Bovine serum albumin (BSA) readily undergoes conformational changes, for example, at different values of pH. Hence, BSA provides a good model for investigating the effect of nanoparticles on protein conformational change. It was found that in the presence of gold nanoparticles, BSA shows a decrease in α-helical structure, as detected by circular dichroism, and a significant increase in sheet and turn structures, as detected by Fourier transform infrared (FTIR) spectroscopy [12]. Although the protein may retain most of its native structure after adsorption on the nanoparticle surface, in some cases the thermodynamic stability of the protein is decreased, making the protein more sensitive to chemical denaturants such as urea [15]. Hence, concerns have been raised about the application of protein-nanoparticle conjugates, as changes in protein structure or stability may lead to loss of biological function. More importantly, the application of nanoparticles in drug delivery is challenged by the potential destruction of protein function when nanoparticles enter the human body. Therefore, it is essential to understand in detail the effects of protein-nanoparticle adsorption, including identifying which properties of nanoparticles determine their tendency to perturb protein conformation. In general, structural changes occur due to the intrinsic properties of the protein combined with features of the nanoparticles, such as surface chemistry and surface curvature. In addition, recent studies have characterized how the effect of protein concentration at the nanoparticle surface influences effects on protein structure and function [12,13].

3. Size of nanoparticles influences both structure and function of adsorbed proteins

The size of nanoparticles determines the surface curvature: this means that nanoparticles of large size have low surface curvature, while those of small size possess high surface curvature, and curvature is lowest for a planar surface. A systematic study of the effect of nanoparticle size on the structure and function of adsorbed proteins has been performed, in which lysozyme adsorbed onto silica nanoparticles was used as a model system [14]. This study conclusively showed that smaller nanoparticles more strongly favor native-like protein structure, resulting in higher intrinsic enzyme activity. Upon adsorption onto nanoparticles, lysozyme was found to undergo a reduction in both α-helical content and enzymatic activity, with greater loss on larger nanoparticles. Similar results have since been observed for RNase A adsorbed onto silica nanoparticles: a greater decrease in the thermodynamic stability of RNase A was observed when the protein was adsorbed onto larger nanoparticles [15].

The mechanism behind the impact of different sizes of nanoparticles on protein structure can be explained by a simple model (Figure 1). Larger nanoparticles provide larger surface area of contact for adsorbed proteins which results in stronger interactions between proteins and nanoparticles. The greater degree of interaction leads to greater perturbation of protein structure.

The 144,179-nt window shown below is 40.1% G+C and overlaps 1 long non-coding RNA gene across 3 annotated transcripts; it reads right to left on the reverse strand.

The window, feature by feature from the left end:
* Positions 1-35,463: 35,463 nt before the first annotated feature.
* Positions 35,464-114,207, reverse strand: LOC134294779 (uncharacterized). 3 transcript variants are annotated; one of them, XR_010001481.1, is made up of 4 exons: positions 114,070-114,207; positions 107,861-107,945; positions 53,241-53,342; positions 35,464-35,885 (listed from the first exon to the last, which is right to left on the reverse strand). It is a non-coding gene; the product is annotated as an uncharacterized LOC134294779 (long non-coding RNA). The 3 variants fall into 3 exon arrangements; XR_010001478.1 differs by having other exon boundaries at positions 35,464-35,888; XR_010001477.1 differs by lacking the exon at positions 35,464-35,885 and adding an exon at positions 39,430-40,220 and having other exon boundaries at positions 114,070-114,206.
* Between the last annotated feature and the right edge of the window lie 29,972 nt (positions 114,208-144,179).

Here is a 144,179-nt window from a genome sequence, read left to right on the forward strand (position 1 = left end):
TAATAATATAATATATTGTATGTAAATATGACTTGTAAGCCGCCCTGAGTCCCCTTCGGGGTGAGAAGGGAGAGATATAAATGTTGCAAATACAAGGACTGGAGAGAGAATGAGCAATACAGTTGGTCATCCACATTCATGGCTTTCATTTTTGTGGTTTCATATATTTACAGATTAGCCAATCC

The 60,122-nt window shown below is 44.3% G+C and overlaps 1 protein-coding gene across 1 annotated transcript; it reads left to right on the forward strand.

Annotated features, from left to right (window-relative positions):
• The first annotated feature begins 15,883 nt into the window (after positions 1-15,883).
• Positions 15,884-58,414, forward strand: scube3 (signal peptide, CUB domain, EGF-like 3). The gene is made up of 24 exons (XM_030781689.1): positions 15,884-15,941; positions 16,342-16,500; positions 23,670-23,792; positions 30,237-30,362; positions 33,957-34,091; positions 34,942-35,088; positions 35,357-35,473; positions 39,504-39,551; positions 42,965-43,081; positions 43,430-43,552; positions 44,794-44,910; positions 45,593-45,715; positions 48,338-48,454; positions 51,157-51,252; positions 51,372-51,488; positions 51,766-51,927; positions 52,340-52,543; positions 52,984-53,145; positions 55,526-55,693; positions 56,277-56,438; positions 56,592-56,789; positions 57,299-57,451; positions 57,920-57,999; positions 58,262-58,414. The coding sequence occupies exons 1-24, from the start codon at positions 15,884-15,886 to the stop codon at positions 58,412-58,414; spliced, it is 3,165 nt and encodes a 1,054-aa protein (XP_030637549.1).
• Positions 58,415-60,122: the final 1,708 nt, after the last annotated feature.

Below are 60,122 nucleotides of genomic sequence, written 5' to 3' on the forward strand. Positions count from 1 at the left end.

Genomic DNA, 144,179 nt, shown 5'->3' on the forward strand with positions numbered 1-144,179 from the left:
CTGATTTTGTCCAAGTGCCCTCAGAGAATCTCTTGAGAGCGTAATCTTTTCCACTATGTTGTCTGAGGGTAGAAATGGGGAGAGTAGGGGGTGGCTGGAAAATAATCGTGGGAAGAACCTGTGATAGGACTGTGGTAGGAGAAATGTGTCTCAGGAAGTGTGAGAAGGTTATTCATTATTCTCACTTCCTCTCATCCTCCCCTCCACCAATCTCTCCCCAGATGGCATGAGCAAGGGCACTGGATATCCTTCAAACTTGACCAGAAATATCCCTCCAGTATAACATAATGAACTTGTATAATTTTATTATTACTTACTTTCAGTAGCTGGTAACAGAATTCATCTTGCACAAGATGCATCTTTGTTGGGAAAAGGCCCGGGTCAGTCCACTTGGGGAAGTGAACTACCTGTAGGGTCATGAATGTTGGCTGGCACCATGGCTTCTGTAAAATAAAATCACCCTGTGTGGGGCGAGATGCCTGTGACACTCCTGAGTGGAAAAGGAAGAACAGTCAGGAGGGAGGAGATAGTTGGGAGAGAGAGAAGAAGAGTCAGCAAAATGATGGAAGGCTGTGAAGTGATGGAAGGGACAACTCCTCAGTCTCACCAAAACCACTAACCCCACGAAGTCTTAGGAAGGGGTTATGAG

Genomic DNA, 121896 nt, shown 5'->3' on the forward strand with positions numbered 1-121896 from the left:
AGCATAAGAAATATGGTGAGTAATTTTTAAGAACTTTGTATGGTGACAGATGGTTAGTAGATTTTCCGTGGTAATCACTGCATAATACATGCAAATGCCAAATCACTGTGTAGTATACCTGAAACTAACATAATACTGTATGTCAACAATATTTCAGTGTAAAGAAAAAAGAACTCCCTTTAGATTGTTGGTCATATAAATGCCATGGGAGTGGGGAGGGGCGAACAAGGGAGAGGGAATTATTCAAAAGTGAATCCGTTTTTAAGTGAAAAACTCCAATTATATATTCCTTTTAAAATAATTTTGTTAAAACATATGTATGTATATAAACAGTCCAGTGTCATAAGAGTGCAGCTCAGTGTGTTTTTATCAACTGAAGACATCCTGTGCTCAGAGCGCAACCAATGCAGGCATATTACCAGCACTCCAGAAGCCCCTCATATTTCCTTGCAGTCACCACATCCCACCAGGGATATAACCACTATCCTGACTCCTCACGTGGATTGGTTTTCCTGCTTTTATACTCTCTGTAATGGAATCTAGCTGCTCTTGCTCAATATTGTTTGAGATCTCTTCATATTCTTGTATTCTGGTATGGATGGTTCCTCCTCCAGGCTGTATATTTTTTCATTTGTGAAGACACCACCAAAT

4. Surface concentration affects the extent of protein conformational changes

Different surface concentrations can be obtained by keeping the protein concentration constant and varying the amount of nanoparticles added to an aqueous solution of protein. Higher surface concentration means that more proteins are adsorbed on the nanoparticle surface, and a crowded surface environment facilitates protein-protein interactions. In contrast, at lower surface concentration, interactions between the protein and the nanoparticle surface will predominate. Recently, studies by Wu and colleagues showed that both β-lactoglobulin and lysozyme unfolded to a greater extent at lower surface concentration on silica nanoparticles than when the surface concentration of protein was higher [13,16]. This can be explained by the intrinsic stability of the protein in a protective crowded surface environment. In contrast, at lower surface concentration, interactions are readily formed between the protein and the hydrophobic surface of the silica nanoparticles, which reduces the net energy barrier to unfolding. From this interesting finding, we can infer that immobilizing enzymes onto silica nanoparticles at high packing density will lead to less loss of enzymatic activity than if lower surface densities are used.

5. Chaperone activity of nanogel nanoparticles

Although it is widely accepted that after adsorption onto nanoparticles, protein structure will be perturbed to varying extents, it is also interesting to address whether some nanoparticles may act as chaperones, to improve the efficiency of protein folding. When a protein is in its native state, its hydrophobic core is buried, and the protein surface is generally rich in hydrophilic residues, which interact favorably with the aqueous environment. Upon unfolding, exposure of hydrophobic surfaces readily leads to protein aggregation. Chaperones, like GroEL and GroES, selectively bind to unfolded proteins through hydrophobic or electrostatic interactions, stabilize them from aggregation, and help them fold to the native conformation [17,18]. Chaperones are frequently applied in biotechnology for obtaining biologically active recombinant proteins [19].